Pannaga Bharana is on cloud-nine thanks to the response to his second directorial French Biriyani. “I am overwhelmed. I have been getting calls from veteran directors and writers, who I thought will not like the film because of the profanity. They are really enjoying the film,” Pannaga said.
French Biriyani has a lot of cuss words, which may have irked the censor board. However, an OTT release allowed the young director to play out the colourful street language of Bengaluru in all its glory. “I wanted to keep it as real as possible,” Pannaga told indianexpress.com. “If two friends from Shivaji Nagar are talking to each other, then they won’t be using polished language. I wanted the language to be true to the characters.”
However, he also had a plan B. “I had alternative words to replace them (expletives). My father is the head of the revising committee and mother is in the censor committee. So I am well aware of the rules and regulations,” he added.
French Biriyani follows the ordeal of a French tourist, who gets mixed up in the murky business of local gangsters. And an autorickshaw driver becomes a saviour as he shepherds the tourist through the uncompromising streets of Bengaluru. “I had the script for almost eight years. I wrote it based on a personal experience I had with an autorickshaw driver in Chennai,” revealed the director.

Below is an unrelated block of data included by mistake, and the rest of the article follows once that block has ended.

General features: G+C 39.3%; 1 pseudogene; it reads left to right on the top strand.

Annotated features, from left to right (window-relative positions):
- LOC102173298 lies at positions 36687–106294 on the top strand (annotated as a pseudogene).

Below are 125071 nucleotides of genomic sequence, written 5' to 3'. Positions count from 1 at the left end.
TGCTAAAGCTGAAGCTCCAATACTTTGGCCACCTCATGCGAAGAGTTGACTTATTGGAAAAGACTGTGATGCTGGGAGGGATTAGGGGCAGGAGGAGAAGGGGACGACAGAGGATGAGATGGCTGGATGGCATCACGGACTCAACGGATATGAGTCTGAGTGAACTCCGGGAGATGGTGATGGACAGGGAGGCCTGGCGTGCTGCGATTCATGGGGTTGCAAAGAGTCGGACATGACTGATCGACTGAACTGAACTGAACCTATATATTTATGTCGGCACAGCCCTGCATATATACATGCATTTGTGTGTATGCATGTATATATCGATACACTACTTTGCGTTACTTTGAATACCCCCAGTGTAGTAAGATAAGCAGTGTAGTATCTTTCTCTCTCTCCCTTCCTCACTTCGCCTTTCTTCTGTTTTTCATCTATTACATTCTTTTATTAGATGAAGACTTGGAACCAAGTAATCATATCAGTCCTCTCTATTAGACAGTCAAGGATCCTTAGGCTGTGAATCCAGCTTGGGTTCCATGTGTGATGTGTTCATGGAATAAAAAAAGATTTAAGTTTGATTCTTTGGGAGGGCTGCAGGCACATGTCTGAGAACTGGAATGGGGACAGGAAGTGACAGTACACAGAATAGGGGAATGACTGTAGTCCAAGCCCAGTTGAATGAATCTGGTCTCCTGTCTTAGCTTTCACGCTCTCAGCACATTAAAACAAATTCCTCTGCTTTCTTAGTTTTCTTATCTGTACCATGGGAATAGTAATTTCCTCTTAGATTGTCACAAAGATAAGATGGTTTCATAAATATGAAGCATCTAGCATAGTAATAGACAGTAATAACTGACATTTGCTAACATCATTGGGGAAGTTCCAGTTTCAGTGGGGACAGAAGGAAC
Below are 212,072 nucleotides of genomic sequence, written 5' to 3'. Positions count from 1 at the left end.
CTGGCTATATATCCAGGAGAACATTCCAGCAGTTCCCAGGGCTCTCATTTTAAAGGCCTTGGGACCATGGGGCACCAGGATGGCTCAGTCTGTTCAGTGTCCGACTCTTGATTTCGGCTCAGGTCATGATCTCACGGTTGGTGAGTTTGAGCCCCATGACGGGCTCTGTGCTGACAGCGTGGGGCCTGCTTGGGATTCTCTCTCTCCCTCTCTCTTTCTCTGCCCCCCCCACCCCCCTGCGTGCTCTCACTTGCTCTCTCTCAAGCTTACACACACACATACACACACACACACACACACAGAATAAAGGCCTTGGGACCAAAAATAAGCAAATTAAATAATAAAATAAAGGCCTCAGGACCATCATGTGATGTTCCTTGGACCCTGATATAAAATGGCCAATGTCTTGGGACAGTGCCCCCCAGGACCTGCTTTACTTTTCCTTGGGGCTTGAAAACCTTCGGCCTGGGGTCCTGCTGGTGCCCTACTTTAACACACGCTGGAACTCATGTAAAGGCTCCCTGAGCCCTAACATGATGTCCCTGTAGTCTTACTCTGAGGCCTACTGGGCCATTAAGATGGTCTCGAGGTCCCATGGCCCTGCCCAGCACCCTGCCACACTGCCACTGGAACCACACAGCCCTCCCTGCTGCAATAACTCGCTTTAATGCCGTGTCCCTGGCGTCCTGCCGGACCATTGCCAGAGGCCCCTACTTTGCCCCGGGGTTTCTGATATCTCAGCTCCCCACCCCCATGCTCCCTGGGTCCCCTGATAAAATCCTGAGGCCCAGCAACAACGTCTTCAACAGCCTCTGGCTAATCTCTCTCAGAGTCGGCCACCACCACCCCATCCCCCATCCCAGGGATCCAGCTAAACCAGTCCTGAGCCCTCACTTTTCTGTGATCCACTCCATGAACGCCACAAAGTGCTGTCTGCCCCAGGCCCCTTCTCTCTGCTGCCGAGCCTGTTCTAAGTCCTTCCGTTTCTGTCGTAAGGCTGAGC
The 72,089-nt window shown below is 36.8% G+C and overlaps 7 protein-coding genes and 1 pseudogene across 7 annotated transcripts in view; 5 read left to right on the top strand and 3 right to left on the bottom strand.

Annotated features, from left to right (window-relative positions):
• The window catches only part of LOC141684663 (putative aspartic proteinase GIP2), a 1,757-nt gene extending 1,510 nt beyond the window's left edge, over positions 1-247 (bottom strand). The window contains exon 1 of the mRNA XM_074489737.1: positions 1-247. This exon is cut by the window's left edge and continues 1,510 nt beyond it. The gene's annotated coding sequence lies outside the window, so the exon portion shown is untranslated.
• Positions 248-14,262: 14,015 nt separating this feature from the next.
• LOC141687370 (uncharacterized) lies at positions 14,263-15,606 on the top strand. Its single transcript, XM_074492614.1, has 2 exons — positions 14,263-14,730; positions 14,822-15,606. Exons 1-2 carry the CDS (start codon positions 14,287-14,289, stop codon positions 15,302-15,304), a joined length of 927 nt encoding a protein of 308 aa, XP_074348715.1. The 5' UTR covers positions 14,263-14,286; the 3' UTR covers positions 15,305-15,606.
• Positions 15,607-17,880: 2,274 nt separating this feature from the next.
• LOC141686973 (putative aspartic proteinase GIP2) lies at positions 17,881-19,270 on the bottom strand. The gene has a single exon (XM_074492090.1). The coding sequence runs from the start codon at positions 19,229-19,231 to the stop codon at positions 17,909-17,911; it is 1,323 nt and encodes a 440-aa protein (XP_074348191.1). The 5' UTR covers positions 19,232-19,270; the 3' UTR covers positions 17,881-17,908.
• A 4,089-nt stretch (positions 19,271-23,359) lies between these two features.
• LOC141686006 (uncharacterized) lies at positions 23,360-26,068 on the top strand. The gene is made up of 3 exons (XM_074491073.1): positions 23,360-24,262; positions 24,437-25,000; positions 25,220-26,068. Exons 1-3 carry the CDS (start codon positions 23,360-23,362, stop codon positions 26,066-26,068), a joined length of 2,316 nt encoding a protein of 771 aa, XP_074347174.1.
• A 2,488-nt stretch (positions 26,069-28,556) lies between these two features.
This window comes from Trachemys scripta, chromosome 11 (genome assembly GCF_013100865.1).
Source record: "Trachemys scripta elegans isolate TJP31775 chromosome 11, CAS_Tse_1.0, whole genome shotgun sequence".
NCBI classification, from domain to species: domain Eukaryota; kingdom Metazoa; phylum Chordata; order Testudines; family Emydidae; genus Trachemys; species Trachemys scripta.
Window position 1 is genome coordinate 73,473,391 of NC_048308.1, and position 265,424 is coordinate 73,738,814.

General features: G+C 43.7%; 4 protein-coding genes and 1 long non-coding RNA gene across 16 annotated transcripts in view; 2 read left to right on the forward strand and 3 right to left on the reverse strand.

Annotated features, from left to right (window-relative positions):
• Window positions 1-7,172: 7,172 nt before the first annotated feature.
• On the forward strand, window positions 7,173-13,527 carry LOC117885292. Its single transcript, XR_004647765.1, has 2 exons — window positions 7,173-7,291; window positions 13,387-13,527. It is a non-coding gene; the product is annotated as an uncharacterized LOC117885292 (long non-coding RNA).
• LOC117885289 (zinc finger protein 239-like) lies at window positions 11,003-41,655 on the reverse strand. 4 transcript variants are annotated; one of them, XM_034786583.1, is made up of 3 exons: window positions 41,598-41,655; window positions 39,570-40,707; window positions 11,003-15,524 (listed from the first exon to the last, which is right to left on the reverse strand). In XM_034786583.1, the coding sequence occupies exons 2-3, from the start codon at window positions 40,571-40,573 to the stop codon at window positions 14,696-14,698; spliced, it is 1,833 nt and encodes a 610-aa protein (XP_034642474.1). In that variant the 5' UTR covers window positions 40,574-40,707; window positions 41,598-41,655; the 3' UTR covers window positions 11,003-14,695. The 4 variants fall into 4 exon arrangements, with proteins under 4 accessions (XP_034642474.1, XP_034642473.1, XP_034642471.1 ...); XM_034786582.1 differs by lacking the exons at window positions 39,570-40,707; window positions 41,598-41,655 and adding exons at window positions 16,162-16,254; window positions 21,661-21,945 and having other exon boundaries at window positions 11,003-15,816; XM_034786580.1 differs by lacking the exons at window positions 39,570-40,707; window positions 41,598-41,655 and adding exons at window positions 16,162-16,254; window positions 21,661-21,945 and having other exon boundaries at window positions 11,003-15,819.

Pannaga Bharana was not sure how to turn his script into a movie as he was looking for the right actor to lead the film. “When I met Danish Sait, I felt that he was the right choice for the movie,” he noted. So the director borrowed Asgar from Danish and reworked the film with his co-writer Avinash Balekkala.
The next challenge was finding a producer. “French Biriyani would not have been possible without the support of Puneeth Rajkumar. He really stood by the film like a rock,” Pannaga said.
In the run-up to the release, the filmmakers repeatedly claimed that French Biriyani was only meant for laughs and there is no message for society. However, in the movie, Pannaga still makes a statement, which is valid both socially and politically, by creating a secular ambience. Every character in the movie, including Asgar, is very confident of their religious and linguistic identity. “We kept it (the message) very subtle. We didn’t want to stress it,” remarked the director.
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